ESG is currently one of the hottest topics in the business landscape. The discussion about ESG mostly tends to focus on the E of ESG. Tackling environmental issues, combating climate change and promoting sustainability are front of mind for many businesses – rightly so. In addition, we are talking more about the S of ESG. This entails social matters that include human rights, labour relations, diversity and inclusion, and health and safety standards.
Interestingly, we do not often talk about the G of ESG. This G includes various governance matters, such as the oversight, diversity and independence of leadership, sound decision-making, checks and balances, stakeholder engagement, responsible business conduct (‘tone from the top’), risk and control management and tax transparency.
There is a reason why we do not discuss the G as often as the environmental and social aspects of ESG. Unlike those environmental and social aspects, the governance aspect is a means to an end rather than an end in itself. There is no societal benefit in achieving a certain standard of governance, other than that governance being an effective tool for achieving other benefits – be they environmental, social or purely financial objectives.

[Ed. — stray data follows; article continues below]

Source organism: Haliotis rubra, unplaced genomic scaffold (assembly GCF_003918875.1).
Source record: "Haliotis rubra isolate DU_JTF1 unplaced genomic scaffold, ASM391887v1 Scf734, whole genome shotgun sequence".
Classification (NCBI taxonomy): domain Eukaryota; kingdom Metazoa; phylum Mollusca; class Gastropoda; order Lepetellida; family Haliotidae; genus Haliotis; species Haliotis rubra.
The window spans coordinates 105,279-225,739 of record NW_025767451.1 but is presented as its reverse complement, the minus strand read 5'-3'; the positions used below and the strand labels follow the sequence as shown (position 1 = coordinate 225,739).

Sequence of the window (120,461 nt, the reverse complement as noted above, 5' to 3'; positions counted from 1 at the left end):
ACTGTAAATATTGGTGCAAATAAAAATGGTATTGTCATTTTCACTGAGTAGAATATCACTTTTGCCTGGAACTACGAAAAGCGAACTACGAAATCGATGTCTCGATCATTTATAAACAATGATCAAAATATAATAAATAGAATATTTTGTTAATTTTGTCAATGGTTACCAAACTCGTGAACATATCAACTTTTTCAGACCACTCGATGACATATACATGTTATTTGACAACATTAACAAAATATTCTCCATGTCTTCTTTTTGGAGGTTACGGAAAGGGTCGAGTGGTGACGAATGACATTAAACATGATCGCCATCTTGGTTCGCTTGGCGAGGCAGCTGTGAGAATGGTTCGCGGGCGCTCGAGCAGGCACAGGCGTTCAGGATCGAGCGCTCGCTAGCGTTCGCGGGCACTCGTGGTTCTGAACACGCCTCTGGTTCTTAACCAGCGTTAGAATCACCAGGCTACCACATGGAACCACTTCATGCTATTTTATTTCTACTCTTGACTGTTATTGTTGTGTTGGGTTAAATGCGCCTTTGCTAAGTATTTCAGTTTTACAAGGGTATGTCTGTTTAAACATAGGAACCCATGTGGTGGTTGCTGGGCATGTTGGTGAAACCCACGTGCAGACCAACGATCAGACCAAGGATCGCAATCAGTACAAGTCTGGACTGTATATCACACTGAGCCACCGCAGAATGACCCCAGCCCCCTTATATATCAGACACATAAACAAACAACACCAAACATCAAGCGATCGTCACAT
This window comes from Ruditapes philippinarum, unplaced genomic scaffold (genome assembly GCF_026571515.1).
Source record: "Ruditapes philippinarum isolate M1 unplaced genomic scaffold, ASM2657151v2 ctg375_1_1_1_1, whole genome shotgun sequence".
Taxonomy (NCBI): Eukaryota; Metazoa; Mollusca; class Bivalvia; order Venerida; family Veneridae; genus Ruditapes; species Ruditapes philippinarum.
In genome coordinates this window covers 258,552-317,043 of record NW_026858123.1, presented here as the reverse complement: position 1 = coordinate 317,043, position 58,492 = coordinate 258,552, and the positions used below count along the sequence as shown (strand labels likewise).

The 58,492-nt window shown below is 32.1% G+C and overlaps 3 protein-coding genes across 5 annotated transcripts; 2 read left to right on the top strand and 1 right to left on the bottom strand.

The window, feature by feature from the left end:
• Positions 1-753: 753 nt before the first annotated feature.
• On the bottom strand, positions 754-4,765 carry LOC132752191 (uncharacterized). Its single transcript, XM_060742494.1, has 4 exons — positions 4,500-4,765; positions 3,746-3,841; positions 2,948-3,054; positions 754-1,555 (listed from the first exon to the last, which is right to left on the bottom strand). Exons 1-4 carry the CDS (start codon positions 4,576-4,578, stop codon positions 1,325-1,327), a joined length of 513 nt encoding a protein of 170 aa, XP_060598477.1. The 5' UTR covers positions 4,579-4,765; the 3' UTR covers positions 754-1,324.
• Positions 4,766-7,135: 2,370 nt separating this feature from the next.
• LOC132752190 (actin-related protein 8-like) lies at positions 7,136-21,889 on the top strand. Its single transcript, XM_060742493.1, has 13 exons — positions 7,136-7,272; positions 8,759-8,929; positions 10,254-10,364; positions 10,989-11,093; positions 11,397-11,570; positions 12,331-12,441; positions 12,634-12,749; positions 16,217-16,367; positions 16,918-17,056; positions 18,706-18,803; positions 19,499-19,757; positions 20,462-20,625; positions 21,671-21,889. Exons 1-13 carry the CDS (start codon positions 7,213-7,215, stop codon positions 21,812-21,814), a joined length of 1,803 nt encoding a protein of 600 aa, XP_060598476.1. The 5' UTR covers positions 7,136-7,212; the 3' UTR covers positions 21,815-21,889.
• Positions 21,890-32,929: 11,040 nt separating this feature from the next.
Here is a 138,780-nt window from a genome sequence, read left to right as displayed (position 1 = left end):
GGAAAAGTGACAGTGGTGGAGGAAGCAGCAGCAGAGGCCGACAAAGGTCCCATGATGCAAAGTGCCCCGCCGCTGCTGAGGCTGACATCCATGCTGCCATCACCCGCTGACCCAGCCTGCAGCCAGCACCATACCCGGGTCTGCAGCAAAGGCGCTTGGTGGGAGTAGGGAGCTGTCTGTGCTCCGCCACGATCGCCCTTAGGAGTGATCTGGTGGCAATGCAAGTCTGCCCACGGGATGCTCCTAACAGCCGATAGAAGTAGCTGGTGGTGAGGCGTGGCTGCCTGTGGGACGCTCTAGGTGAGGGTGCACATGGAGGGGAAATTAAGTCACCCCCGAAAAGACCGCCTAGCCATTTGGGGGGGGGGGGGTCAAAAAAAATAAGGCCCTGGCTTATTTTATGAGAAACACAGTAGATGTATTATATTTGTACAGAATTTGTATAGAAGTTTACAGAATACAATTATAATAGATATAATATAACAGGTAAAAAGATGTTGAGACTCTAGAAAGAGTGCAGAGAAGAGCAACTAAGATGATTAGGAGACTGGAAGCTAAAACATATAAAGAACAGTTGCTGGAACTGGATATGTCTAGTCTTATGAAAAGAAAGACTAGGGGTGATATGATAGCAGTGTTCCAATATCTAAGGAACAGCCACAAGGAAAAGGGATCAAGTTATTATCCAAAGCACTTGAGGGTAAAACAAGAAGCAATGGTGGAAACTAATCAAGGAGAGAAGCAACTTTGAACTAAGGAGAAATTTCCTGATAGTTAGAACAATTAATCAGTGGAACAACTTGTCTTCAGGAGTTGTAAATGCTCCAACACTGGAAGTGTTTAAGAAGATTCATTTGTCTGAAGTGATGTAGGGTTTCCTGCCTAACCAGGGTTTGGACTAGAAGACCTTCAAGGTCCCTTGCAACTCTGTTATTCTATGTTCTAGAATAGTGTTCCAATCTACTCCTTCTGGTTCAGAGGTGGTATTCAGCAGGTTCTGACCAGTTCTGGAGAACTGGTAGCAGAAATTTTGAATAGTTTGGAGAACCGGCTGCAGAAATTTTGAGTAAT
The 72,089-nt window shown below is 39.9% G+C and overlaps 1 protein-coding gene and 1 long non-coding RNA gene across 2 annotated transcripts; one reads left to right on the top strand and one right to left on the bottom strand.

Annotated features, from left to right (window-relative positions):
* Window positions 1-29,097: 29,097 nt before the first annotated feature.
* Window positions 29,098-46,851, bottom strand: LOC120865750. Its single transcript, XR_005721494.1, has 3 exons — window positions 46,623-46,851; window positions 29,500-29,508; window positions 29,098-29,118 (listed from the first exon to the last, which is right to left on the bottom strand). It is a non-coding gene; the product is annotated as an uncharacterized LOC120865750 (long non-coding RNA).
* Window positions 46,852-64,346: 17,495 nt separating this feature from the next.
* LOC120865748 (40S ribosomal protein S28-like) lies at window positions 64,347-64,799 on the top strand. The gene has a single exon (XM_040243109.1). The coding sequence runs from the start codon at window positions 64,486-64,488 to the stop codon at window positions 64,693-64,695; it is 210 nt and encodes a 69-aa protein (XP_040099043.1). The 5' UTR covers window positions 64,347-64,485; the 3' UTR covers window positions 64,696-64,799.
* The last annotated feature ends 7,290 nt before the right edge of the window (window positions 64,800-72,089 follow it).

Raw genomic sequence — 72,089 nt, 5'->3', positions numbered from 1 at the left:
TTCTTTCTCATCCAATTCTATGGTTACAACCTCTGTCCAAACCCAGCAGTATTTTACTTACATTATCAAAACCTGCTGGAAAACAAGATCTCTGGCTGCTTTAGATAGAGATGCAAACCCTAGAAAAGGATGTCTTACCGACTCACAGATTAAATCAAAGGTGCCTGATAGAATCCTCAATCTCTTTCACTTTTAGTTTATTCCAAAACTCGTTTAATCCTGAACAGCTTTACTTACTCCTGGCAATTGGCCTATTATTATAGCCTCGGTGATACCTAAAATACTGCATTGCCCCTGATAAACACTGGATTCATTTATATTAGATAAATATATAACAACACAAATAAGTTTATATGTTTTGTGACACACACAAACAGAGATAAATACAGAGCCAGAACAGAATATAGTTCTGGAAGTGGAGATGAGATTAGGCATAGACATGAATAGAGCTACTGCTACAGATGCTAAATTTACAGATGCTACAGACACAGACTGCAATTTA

The true value of the G
Sound governance is an essential precondition for achieving any objective, especially in the field of ESG. Governance is driving the changing approach by businesses towards focusing on ESG issues. Historically, these matters were generally dealt with from the perspective of compliance. Companies were aiming to meet mandatory legal standards, but they did not see themselves as having a social responsibility that went beyond that. As time progressed, this approach gradually changed, in the sense that businesses identified business risks and benefits resulting from ESG matters independently of the applicable legal standards. People realised that there was value in complying with voluntary ESG standards – even beyond the minimum legal requirements.
A relatively new phenomenon is the desire to make societal interests part of the core principles of a business. This is done by embedding these interests in a company’s purpose and, consequently, its entire organisation. As a result, any harmful effects of business activities are shifting from a burden on society collectively to an individual responsibility of the company. The aim of this approach is that companies will embed strong ESG principles in their corporate culture. Behavioral change, including in the field of ESG, will increasingly be achieved through a positive change in corporate culture, which in turn is influenced by a focus on purpose. That is the true value of the G.